Earlier this year, the California Attorney General Rob Bonta announced an enforcement sweep of loyalty programs operated by retailers, supermarkets, home improvement stores, travel companies, and food service companies. The Office of the Attorney General has issued notice of noncompliance letters to a number of businesses offering financial incentives, such as discounts, free items, or other rewards, in exchange for personal information, that their office believes might not be fully compliant with the California Consumer Privacy Act (CCPA).
What is a loyalty program?
While structured in a variety of ways, loyalty programs often track how much consumers have spent and/or products purchased (patterns). There may be a membership fee associated with the loyalty program or it may be offered for free. Some programs may offer prizes, third-party products or additional consumer products. While the CCPA does not specifically define a “loyalty program,” it is generally accepted that the basic principles of a loyalty program’s operation is to: 1) collect consumer information, and 2) provide some reward or exchange for consumer purchasing patterns.
Do all loyalty programs qualify as financial incentive programs?
Under the CCPA, a “financial incentive” is defined as “a program, benefit, or another offering, including payments to consumers, related to the collection, retention, or sale of personal information.” The Attorney General’s office has implied that all loyalty programs should receive the same treatment as other financial incentives if any personal information is collected or sold as part of the program. However, there is an argument for many loyalty programs that the benefits provided are related to consumer purchasing patterns, and not related to collecting personal information.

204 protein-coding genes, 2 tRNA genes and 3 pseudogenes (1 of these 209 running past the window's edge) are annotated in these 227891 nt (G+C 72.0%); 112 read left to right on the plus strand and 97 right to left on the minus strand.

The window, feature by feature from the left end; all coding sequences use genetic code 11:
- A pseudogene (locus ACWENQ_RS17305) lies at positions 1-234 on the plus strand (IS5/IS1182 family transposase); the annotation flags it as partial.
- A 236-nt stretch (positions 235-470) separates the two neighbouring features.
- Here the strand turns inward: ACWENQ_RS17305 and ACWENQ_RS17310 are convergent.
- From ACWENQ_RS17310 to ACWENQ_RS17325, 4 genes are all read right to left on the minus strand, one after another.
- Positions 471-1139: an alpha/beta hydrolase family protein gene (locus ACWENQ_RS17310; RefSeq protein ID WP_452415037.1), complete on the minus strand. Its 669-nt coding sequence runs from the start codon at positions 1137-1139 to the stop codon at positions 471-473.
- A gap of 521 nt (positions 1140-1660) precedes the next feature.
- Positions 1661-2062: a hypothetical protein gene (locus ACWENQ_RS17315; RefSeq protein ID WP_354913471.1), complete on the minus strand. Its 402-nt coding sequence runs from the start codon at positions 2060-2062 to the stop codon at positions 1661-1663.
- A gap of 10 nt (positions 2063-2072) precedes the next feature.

What are businesses obligated to do under the CCPA?
Due to the nature of loyalty programs collecting personal information, if a business offering a loyalty program is subject to the rules of the CCPA, then its loyalty program is automatically subject to the CCPA rules as well.
The following is not an exhaustive list, but generally describes the notice obligations in relation to the program. The notice must include how the consumer can subscribe (prior opt-in consent) and terminate (withdraw consent) participation; at the point of collecting consumer information, define the categories of personal information collected and how it will be used; a privacy notice must be made available to the loyalty program members; where a loyalty program sells the personal information of its members, include a “do not sell” link to permit consumers to opt-out of the sale of their information; notice of the value of the financial incentive.
More Rules Apply in 2023
Effective January 1, 2023, the California Privacy Rights Act (“CPRA”) amends the CCPA and adds an additional requirement for loyalty programs where a business is prohibited from requesting a consumer to provide opt-in consent for a loyalty program for at least 12 months after the consumer last declined to provide opt-in consent for that program. Unlike the CCPA, “consent” is defined under the CPRA.
Businesses should review their loyalty programs to ensure compliance with current CCPA rules and prepare for the CPRA. Contact us at Chase Law Group for help with your business legal questions or call 310.545.7700